Senior Gabriella Garriga looks to ‘mobilize real change’

Student Spotlight: Garriga’s extensive experience with social justice work has shaped her post-graduate career

Senior Gabriella Garriga, set to graduate this May with degrees in sociology and economics and a minor in Spanish, has always had an interest in addressing inequities in her community, particularly through the lens of policy-making.

In the first half of her undergraduate career, Garriga was heavily involved with the Trinitonian and HOPE Hall, a living community on campus that helps students “develop a special sense of community with their classmates through service learning, volunteering in the San Antonio community for a minimum of two hours per week.”

“In the first half of my Trinity career, I was extremely involved with the Trinitonian, mostly as a news reporter and news editor. I was also a member of HOPE Hall, which spends time volunteering at homeless shelters every week. I was still involved in these things my third year until the pandemic,” said Garriga.

Since the start of the pandemic, Garriga has dedicated herself to Trinity Diversity Connection (TDC), a university-sponsored organization that is “made up of students who care about diversity, inclusion and equity initiatives on campus,” according to Trinity’s website. Garriga has been involved with TDC since her sophomore year and is currently president.

“As a member and now president of TDC, I have learned how important it is for students to hold administrators responsible and call out injustice when we see it. Further, I’ve also been reminded about the power of coalitions and community engagement,” said Garriga.

The senior has also had several research opportunities during her time at Trinity, all of which tie into her passion for social justice and policy-making.

“In the education department, I conducted research about English Language Learner funding on a state level and how this influences learning outcomes. In the sociology department, I conducted public health research about disparities in infant mortality across race on a county-level. In the economics department, I am conducting spatial research in which we’re mapping enumeration districts from the 1940s which will be used to analyze how red-lining and racial segregation have influenced cities today,” said Garriga.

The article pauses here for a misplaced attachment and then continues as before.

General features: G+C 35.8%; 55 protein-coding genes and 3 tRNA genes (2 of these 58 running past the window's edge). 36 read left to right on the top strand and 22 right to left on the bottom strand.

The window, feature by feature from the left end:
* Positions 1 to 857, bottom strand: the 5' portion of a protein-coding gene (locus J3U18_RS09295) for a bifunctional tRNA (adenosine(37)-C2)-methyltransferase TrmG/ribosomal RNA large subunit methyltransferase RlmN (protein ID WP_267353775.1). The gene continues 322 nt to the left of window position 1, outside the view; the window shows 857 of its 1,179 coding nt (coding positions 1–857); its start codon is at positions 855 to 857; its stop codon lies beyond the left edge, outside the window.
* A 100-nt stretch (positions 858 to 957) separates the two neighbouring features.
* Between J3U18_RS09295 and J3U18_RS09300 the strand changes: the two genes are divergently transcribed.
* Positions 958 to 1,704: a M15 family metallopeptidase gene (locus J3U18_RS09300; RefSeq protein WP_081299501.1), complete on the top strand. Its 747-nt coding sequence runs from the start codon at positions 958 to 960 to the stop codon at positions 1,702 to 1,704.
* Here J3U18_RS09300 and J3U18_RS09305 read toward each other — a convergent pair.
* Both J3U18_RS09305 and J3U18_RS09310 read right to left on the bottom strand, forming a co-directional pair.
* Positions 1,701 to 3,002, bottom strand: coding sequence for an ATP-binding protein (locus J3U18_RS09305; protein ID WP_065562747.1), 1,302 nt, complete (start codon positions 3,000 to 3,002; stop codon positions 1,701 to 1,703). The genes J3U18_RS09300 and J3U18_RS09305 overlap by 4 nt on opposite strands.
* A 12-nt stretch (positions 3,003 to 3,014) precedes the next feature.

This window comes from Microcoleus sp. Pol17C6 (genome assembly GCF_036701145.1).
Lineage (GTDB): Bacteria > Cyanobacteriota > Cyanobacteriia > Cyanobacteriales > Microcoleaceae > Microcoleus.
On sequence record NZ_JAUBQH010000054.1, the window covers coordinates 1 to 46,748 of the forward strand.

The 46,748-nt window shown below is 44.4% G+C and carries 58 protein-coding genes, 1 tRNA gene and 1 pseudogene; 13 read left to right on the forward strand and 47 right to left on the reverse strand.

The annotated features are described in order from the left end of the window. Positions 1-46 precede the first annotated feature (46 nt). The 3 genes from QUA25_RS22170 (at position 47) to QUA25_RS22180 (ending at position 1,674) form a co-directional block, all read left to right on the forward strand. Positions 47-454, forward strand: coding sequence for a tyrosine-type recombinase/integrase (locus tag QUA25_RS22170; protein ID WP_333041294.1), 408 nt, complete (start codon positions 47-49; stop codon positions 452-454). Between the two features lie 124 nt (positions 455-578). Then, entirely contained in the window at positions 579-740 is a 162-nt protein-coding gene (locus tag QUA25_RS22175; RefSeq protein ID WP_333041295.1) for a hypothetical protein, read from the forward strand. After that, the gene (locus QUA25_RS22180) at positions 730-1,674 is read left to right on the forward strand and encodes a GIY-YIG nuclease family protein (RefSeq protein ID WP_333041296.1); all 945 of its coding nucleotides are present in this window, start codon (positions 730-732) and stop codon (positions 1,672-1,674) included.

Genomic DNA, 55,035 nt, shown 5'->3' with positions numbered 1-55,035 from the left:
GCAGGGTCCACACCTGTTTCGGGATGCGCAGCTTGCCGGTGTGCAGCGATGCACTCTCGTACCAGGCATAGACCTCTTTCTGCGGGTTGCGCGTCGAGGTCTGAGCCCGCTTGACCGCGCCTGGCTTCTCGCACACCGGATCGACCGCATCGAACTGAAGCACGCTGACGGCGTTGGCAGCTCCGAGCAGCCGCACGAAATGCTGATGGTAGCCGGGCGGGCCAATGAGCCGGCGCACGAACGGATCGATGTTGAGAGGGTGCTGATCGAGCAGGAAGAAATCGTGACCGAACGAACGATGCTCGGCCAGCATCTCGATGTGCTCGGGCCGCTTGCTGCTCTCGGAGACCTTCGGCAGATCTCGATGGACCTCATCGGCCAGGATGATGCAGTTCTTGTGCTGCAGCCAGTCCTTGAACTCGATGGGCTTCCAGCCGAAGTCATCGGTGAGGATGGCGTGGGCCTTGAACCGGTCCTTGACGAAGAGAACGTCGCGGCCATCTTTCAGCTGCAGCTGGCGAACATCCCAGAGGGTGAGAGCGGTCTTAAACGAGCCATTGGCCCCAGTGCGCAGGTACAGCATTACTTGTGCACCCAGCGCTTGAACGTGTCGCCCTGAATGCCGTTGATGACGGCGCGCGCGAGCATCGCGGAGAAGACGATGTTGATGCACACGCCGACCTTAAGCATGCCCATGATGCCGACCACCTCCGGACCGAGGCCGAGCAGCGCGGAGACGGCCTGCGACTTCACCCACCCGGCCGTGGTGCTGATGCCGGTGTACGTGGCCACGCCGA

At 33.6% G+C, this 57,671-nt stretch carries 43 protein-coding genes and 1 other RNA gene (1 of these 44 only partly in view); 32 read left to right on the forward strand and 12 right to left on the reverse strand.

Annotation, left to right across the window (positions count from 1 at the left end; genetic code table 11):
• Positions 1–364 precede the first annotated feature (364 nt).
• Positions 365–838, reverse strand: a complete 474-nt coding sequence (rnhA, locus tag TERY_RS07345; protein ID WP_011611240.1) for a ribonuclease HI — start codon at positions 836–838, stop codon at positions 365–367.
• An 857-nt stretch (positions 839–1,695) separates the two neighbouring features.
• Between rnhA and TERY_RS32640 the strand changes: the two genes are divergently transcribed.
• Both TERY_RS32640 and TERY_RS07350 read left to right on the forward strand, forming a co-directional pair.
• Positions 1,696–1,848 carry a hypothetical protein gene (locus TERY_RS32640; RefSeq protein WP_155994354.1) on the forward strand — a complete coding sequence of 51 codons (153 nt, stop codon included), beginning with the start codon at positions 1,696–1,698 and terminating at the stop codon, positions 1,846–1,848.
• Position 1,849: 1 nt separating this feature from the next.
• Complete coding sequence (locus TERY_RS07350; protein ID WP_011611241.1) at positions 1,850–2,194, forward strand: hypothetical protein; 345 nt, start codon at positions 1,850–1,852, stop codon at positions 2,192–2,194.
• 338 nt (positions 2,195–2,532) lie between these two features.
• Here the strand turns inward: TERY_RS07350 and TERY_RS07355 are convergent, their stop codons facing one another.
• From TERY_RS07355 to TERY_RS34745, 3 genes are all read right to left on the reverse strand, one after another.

For her current thesis project, Garriga is “investigating the link between how we think and speak about homelessness and how our biases can relinquish the city from its responsibility to support the unhoused community during the pandemic.”

As for her post-undergraduate plans, Garriga has accepted a research assistant position at the Urban-Brookings Tax Policy Center team in Washington DC. She hopes to attend graduate school after a few years of work experience.

“I’ll be helping the team analyze federal, state, and local tax policies and their effects on vulnerable populations. I have always been passionate about public policy, and this position will give me the opportunity to jump into the work right away and with an organization that I’ve always admired,” said Garriga.

Garriga says that though her experiences may seem disjointed, they all tie into social justice and continuous learning.

“I have always been concerned with and passionate about social justice, and that passion has only grown since I’ve gotten to Trinity. I’ve found different ways to apply this passion throughout my time here. By working with the Trinitonian, I learned so much about the act of knowledge production and the importance of journalism as a form of accountability in a community. By being a member of HOPE Hall, I learned more about the problems that residents face in San Antonio and the ways in which the city supports and fails to support its residents,” said Garriga.

When asked about a faculty member who has positively impacted her, Garriga cited Benjamin Sosnaud, assistant professor of Sociology in the Sociology and Anthropology department. Sosnaud has been Garriga’s academic advisor and the chair for her senior thesis committee. The two researched public health policy over the summer, and Garriga has peer-tutored for one of his courses.

“Dr. Sosnaud has always supported my desire to explore and talked with me about my career and interests (even when they changed on a daily basis). I have learned so much about research and policy working with him, and I’ll always be grateful for all the opportunities and support he’s given me. My favorite thing about Trinity has always been that professors are not only at the top of their fields, but they also genuinely care about students’ growth and wellbeing here, and that is something I will miss after graduation,” said Garriga.

As for advice for first-year students, Garriga has a few words of wisdom that she wishes had been said to her during her first-year at Trinity.

“I wish I had known how much power students have to force change to happen within this institution. It is very easy to believe that our voices are small and unimportant, but as a unit, there is a lot the Trinity community could do to mobilize real change, so please get involved with local campaigns happening now (like Tigers Against Aramark and Mutual Aid)! Also, join TDC and the Trinitonian,” said Garriga.